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Provenance & Profiling

Is your car German or Japanese? Are your chocolates from Belgium? And your wine, which country might that be from? There's a good chance you know the answer to some of those questions. Our culture places value on provenance. That is, we care where our possessions originate. It's something we tend to notice.

Warning label?

Furthermore, we ascribe, often without our notice, characteristics to things because of their provenance. For example, that's a Japanese radio - its reliable but not cheap, etc. I often do this un-empirically, without measurement or examination. (that's a flaw)

For software testing, our automatic identification of provenance can be both a useful tool and a distraction. 

Noticing where or from whom a feature originated can be enlightening. You may learn over time that a particular team or person tends to implement certain things well, and others things not so well.

This has a tendency to help me to find some bugs relatively easily with individual teams. The first time it may have been time-consuming to see an issue. On subsequent releases, annoyingly easy.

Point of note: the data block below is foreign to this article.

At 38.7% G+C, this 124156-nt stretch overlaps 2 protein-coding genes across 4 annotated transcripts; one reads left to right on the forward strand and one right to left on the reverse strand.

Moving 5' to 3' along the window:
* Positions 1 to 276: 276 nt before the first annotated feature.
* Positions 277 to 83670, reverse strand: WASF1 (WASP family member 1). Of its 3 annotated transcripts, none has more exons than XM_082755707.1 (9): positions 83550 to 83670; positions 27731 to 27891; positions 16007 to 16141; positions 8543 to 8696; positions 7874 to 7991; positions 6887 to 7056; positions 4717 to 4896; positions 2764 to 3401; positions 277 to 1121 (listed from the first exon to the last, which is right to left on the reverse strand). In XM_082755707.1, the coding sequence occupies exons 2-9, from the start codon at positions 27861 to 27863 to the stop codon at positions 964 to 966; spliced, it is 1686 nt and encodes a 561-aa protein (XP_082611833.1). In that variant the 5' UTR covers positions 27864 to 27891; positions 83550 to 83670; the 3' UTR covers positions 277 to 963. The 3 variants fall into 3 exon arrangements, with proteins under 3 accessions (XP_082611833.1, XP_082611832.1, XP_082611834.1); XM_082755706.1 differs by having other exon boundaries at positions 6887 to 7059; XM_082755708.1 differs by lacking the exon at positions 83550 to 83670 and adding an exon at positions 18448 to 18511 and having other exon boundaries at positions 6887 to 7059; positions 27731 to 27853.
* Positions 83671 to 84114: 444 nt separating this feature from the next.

That emotion is useful. Its an indication that you have, maybe subconsciously,  profiled the team. You can direct your response to that feeling, in constructive ways. For example, searching for a route cause or suggesting the addition of some unit tests.

It can be useful to think and deliberate over how you may have profiled the teams or people. Again, this is valuable 'intelligence,' the profile can help with planning your time and focusing test automation efforts. Though, the pattern also embodies a form of bias. You should be aware that you are subject to this bias, and routinely double check your assumptions.

It would be easy to concentrate too long on easy to find - known unknowns that were easy to spot thanks to your biased view. To increase our opportunities for discovering new types of issues, set aside time for investigating the app in other ways. 


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